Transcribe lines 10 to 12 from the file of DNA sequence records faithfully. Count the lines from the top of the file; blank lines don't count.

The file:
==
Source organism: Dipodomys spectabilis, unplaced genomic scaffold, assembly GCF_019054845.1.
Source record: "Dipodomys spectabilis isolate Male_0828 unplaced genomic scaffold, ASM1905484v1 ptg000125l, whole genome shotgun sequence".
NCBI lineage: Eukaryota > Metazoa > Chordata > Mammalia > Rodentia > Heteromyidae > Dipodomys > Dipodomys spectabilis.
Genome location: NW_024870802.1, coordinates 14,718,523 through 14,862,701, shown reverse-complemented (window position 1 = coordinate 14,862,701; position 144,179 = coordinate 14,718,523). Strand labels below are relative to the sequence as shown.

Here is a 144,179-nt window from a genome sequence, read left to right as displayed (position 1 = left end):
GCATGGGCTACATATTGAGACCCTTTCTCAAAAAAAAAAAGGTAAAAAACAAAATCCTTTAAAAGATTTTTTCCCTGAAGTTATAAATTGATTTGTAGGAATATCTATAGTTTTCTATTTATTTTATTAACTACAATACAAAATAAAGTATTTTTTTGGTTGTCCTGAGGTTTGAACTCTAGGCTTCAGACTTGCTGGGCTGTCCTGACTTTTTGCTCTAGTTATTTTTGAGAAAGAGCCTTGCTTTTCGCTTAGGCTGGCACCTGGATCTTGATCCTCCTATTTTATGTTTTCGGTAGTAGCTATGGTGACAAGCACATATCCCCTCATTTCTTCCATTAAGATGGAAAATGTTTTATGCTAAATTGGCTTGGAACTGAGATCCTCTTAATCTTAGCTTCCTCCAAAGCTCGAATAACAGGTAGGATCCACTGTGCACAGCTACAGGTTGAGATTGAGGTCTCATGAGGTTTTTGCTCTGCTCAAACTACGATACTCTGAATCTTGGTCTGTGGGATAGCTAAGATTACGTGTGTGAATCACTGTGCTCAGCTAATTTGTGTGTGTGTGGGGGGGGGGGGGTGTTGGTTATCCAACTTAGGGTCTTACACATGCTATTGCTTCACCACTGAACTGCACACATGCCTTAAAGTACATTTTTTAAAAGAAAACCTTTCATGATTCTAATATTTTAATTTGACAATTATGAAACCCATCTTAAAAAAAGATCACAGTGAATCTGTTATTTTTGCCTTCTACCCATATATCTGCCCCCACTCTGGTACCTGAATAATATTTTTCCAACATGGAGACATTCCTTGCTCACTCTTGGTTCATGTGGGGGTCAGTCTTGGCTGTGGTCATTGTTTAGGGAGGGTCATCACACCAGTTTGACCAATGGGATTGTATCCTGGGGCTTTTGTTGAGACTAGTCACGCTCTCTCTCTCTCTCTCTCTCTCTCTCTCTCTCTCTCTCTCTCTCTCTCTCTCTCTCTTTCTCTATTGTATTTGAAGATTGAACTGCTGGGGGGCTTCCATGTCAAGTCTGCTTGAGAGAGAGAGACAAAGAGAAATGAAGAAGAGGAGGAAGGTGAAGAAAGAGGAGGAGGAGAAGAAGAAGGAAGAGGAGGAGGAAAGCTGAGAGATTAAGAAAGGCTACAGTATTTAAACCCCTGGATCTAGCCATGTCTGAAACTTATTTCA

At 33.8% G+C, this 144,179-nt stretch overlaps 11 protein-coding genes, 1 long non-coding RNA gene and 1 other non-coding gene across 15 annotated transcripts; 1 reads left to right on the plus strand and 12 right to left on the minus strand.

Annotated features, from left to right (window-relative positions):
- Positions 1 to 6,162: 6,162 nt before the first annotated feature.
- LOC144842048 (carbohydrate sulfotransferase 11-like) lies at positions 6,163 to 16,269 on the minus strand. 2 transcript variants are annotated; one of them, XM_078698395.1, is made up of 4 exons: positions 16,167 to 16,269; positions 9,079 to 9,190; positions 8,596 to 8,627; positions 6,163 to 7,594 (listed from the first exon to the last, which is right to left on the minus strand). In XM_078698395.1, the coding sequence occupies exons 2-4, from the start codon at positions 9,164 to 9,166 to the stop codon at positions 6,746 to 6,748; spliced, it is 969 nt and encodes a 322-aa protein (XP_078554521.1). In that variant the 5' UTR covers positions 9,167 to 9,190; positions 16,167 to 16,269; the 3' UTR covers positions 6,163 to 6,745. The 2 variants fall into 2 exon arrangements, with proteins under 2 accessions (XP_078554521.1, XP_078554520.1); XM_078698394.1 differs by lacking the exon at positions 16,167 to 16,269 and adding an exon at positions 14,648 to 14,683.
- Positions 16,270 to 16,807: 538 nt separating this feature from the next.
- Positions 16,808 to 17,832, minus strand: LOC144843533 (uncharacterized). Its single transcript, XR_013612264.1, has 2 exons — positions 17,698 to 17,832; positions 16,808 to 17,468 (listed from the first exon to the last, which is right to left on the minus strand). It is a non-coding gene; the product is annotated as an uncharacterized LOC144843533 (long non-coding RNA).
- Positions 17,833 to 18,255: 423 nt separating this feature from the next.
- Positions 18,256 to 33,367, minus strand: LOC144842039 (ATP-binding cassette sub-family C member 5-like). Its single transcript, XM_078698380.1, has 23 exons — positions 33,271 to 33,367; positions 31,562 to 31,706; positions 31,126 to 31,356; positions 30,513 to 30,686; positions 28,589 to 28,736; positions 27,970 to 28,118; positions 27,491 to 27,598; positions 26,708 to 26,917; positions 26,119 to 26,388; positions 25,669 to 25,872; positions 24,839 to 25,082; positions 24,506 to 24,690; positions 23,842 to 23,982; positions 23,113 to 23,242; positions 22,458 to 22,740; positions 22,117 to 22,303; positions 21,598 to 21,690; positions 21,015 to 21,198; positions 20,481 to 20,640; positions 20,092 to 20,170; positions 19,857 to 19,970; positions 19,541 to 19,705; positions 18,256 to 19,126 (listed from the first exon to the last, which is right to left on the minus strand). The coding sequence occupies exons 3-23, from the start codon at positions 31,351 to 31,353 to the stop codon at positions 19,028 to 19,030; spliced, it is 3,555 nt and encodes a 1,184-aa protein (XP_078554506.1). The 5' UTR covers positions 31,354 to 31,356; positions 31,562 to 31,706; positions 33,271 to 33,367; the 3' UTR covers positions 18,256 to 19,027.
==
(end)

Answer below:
- LOC144842048 (carbohydrate sulfotransferase 11-like) lies at positions 6,163 to 16,269 on the minus strand. 2 transcript variants are annotated; one of them, XM_078698395.1, is made up of 4 exons: positions 16,167 to 16,269; positions 9,079 to 9,190; positions 8,596 to 8,627; positions 6,163 to 7,594 (listed from the first exon to the last, which is right to left on the minus strand). In XM_078698395.1, the coding sequence occupies exons 2-4, from the start codon at positions 9,164 to 9,166 to the stop codon at positions 6,746 to 6,748; spliced, it is 969 nt and encodes a 322-aa protein (XP_078554521.1). In that variant the 5' UTR covers positions 9,167 to 9,190; positions 16,167 to 16,269; the 3' UTR covers positions 6,163 to 6,745. The 2 variants fall into 2 exon arrangements, with proteins under 2 accessions (XP_078554521.1, XP_078554520.1); XM_078698394.1 differs by lacking the exon at positions 16,167 to 16,269 and adding an exon at positions 14,648 to 14,683.
- Positions 16,270 to 16,807: 538 nt separating this feature from the next.
- Positions 16,808 to 17,832, minus strand: LOC144843533 (uncharacterized). Its single transcript, XR_013612264.1, has 2 exons — positions 17,698 to 17,832; positions 16,808 to 17,468 (listed from the first exon to the last, which is right to left on the minus strand). It is a non-coding gene; the product is annotated as an uncharacterized LOC144843533 (long non-coding RNA).